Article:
Baihua Wang

My curiosity about Dickinson was intrigued when I was a college student reading a Chinese translation of her poems. Later when I had a chance to read them in English, I began to pay attention to the gap between her original power and my first impression of her in Chinese. Thanks to the invitation from Professor Cristanne Miller, whom I met in the year 2008 in Buffalo, I set out a historical survey on Dickinson’s reception in China which resulted in two review essays and a statistic report. Meanwhile I completed (with two students) a Chinese translation of Alfred Habegger’s My wars are laid away: The Life of Emily Dickinson (2013), the first trusty biographical work on Dickinson ever translated into Chinese.
In the following year, sponsored by Center for Literary Translation Studies of Fudan University & co-organized in cooperation with EDIS (esp. with the great help of Martha Nell Smith and Cristanne Miller), we held a Dickinson Symposium “Emily Dickinson Dwells in China―Possibilities of Translation and Transcultural Perspectives”. We also brought together nearly 50 experts from China and abroad to collaborate on a Dickinson translation project. This diversity of backgrounds and perspectives led to lively — sometimes heated — discussions about how best to understand and translate Dickinson’s poetry. Many earlier translations of Dickinson into Chinese struggled to capture her ambiguity and originality, an oversight we hope to correct. As the person in charge, it was difficult to get everyone on the same page, but most discussions were ultimately amiable and productive. This annotated compendium of 104 new Chinese translations of Dickinson’s poems was published in 2018.
What excites me about the success of the Dickinson project is not that our work is definitive or perfect — it’s not — it’s that we have stimulated renewed literary interest in Dickinson in China. In the past 6 years, I have edited five special columns on Dickinson (12 articles and a group of new translations of her poems) for five different influential journals published in China. I was invited to give a planetary talk on Dickinson in the first Female Poets Festival in China (Sihui, 2019). In the 8th International Conference of Chinese/American Poetry and Poetics (2019, Hangzhou), I chaired (with Eliza Richards) a special panel “Emily Dickinson: Her poetry and Poetics,” the only panel on single poet in the conference.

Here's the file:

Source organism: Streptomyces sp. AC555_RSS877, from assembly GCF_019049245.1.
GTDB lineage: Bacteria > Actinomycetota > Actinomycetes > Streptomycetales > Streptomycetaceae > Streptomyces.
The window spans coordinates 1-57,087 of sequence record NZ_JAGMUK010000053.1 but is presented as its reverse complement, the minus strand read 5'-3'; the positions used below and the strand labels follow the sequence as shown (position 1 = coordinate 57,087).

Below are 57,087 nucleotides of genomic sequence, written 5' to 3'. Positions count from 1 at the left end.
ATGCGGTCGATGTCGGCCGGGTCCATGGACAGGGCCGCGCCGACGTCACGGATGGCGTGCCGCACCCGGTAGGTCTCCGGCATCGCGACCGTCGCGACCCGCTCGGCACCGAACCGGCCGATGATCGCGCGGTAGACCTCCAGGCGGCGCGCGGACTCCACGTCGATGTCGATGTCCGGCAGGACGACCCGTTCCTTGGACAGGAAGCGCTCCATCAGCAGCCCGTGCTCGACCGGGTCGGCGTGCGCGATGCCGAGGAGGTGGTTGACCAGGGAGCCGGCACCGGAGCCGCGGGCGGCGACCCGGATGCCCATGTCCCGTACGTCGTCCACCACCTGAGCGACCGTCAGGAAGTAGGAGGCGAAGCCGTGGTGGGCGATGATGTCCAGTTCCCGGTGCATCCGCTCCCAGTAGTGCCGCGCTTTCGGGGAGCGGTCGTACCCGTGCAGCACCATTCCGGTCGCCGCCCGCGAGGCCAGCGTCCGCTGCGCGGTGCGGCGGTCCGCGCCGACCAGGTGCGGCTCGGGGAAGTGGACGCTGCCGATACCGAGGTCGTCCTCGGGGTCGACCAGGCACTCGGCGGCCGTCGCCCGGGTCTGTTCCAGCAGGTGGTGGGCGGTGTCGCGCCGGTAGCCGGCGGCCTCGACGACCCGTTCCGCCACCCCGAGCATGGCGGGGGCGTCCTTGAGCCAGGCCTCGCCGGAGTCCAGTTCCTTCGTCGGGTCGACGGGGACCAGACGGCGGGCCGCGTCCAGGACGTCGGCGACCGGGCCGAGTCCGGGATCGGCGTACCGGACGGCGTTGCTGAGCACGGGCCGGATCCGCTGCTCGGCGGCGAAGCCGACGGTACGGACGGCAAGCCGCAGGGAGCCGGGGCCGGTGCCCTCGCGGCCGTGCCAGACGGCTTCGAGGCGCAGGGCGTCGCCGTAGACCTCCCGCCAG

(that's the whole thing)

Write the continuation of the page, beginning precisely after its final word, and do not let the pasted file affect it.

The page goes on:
Currently, I am working on a new project: “ED's Experimental Poetics and Its Legacy”, and two translation works of Dickinson’s poems: the envelope poems edited by Marta Werner and a commentary by Helen Vendler, which will be published in a year or two. I just got a national endorsement on Humanities for my research on Dickinson. Backed by this funding, I hope I will go to New England to update my own study on Dickinson as well as to participate more in EDIS’s conferences and activities. I will also try my best to apply for some extra funding from Fudan University to hold an international conference in Shanghai in the next three years. There is a big Dickinson group in China which I have been networking with since 2014. Maybe it is time to start a local chapter of EDIS in China now. If elected, I would like to try to help increase EDIS membership in China at least. In any case, it is my great pleasure to contribute to the society especially in promoting various interests in Dickinson as well as working on more collaborative projects in China as I have been trying to do all along.